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Persimmon jumps on dividend plans; FTSE edges up
by Max Julius on Feb 28, 2012 at 08:50
Shares in Persimmon (PSN.L) surged on Tuesday after the housebuilder unveiled plans to return £1.9 billion of surplus cash to shareholders, while Britain’s FTSE 100 edged up as oil prices eased.
The UK index of blue-chip shares took on 0.29%, or 17 points, to 5,932 and the All Share index was 0.33%, or 10 points, higher at 3,074. See the FTSE’s performance and the index’s top winners and losers.
Persimmon dividend up 33%
Persimmon rocketed up 113p, or 18%, to 740p after the York-based group said it would hand over the money via dividends over nine and a half years, starting from 2013, throughout which time it would remain largely debt-free.
The firm posted slightly better-than-expected underlying pre-tax profits of £148.1 million, up 55% from the year before, citing its success in improving operating margins, investing in high-quality land and generating surplus cash to pay down debt.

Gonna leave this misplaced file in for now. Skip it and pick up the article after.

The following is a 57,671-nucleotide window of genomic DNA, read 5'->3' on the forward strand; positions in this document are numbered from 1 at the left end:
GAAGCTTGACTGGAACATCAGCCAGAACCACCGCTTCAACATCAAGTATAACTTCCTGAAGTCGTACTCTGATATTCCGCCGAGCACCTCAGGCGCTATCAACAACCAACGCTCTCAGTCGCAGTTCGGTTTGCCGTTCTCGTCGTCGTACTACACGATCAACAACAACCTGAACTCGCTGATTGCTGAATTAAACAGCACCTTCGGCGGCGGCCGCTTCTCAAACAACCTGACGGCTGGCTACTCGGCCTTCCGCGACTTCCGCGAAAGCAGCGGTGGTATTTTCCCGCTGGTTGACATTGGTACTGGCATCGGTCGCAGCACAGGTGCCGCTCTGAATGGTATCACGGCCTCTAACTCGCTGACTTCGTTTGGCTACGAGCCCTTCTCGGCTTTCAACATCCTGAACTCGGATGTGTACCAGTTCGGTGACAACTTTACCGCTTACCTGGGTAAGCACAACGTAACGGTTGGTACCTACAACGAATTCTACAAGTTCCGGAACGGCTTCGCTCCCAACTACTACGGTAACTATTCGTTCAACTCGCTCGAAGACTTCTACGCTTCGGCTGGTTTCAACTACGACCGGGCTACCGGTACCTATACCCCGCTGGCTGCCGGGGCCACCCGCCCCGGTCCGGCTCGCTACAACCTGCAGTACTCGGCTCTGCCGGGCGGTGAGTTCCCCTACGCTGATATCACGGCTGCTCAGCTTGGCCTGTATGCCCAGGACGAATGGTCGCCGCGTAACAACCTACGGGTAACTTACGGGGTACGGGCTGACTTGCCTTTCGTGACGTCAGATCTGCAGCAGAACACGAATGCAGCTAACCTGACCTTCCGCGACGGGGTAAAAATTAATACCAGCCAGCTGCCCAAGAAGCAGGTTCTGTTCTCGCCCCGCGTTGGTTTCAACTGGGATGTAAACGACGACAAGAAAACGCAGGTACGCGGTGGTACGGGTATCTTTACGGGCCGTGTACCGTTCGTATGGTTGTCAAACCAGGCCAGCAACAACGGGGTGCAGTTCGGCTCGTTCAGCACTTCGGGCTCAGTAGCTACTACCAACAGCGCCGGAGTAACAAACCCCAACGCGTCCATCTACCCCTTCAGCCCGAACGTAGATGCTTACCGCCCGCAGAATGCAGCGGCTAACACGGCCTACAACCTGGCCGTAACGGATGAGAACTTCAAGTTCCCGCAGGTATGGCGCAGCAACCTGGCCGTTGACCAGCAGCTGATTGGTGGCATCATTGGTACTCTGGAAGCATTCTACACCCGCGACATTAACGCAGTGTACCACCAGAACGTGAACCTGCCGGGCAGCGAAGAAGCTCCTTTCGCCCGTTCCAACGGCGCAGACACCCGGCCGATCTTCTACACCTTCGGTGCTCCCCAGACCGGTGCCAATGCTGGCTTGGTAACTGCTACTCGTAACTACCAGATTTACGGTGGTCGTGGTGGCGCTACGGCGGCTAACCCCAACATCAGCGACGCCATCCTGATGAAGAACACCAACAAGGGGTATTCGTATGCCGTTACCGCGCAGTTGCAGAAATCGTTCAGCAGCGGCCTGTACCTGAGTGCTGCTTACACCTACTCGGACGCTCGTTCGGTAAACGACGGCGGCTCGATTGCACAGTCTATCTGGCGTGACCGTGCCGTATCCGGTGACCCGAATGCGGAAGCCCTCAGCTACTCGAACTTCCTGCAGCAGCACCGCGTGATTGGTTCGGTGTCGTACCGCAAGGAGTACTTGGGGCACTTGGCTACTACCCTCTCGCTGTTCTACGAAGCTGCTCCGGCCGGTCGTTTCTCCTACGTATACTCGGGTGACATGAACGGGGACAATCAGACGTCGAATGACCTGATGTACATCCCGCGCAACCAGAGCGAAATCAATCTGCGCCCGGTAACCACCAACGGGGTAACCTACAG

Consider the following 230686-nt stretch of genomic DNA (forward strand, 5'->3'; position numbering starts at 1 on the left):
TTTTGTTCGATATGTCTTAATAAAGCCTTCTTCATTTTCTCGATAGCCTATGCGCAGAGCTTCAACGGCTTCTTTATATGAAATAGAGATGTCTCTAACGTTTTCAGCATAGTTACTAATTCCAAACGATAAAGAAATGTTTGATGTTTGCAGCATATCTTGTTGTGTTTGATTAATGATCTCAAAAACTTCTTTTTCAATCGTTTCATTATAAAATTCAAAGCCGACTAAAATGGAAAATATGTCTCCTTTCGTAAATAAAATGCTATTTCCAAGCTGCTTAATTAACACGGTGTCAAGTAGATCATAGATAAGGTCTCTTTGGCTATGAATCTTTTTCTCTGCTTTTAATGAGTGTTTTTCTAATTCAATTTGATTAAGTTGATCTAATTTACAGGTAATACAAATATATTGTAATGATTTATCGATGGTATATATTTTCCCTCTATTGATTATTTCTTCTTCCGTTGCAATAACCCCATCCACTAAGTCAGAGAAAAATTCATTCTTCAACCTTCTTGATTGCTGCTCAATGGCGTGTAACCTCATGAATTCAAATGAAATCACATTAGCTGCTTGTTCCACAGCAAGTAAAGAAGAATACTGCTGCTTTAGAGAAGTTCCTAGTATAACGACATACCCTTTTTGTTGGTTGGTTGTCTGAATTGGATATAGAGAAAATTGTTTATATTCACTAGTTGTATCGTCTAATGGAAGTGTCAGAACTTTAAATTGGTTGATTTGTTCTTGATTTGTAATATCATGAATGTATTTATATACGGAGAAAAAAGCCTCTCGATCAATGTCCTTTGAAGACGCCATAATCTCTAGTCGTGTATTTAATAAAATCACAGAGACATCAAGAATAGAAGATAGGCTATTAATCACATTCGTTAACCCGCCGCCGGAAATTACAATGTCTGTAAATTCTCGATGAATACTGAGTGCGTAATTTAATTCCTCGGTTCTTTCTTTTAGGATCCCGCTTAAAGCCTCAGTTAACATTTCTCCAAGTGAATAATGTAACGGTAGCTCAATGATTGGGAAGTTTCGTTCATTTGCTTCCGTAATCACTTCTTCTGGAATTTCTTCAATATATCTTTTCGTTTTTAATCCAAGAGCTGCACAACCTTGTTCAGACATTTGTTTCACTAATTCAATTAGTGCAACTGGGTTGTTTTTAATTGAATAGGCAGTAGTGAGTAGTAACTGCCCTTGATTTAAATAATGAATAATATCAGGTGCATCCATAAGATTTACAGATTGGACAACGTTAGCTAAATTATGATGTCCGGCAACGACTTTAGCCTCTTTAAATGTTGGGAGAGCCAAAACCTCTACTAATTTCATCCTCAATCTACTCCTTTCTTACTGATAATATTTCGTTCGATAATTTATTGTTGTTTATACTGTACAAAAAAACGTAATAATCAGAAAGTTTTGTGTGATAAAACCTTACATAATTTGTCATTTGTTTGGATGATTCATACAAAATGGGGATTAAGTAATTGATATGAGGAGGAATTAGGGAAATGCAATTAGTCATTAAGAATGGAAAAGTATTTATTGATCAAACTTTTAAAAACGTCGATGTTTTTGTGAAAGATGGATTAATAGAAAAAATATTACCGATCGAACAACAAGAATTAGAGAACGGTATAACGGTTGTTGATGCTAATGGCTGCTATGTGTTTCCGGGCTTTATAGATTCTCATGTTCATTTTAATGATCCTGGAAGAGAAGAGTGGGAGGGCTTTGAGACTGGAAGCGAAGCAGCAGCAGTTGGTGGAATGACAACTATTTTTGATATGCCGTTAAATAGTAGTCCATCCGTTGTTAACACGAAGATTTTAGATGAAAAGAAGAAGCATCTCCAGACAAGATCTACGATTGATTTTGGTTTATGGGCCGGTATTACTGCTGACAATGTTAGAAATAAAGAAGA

It also declared a total dividend for 2011 of 10p, 33% higher than a year earlier.
Anthony Codling, analyst at Oriel Securities, reiterated a ‘buy’ recommendation for the stock following the results, saying the planned return of 620p per share over 10 years suggests a current annualised yield of almost 10%.
‘We expect that, as with the announcement of the Berkeley (BKGH.L) capital return, Persimmon’s shares will react positively to this news,’ he added.
ECB cash awaited
Meanwhile, Brent crude for delivery in March slipped 0.31% to $123.79 per barrel, retreating further from Friday’s 10-month high of $125.55 and easing fears of that energy costs will derail the global recovery.
And Bill O'Neill, chief investment officer, Merrill Lynch Wealth Management, EMEA, pointed out in regard to US equities that while crude prices might weigh on sectors linked to disposable income, energy stocks could gain.
‘Were an oil price spike to occur, policymakers would likely react to support growth,’ he said in a note. ‘Developed markets may engage in further quantitative easing. Emerging nations may loosen fiscal policy, introducing subsidies or, like China, reducing windfall taxes on energy producers.’
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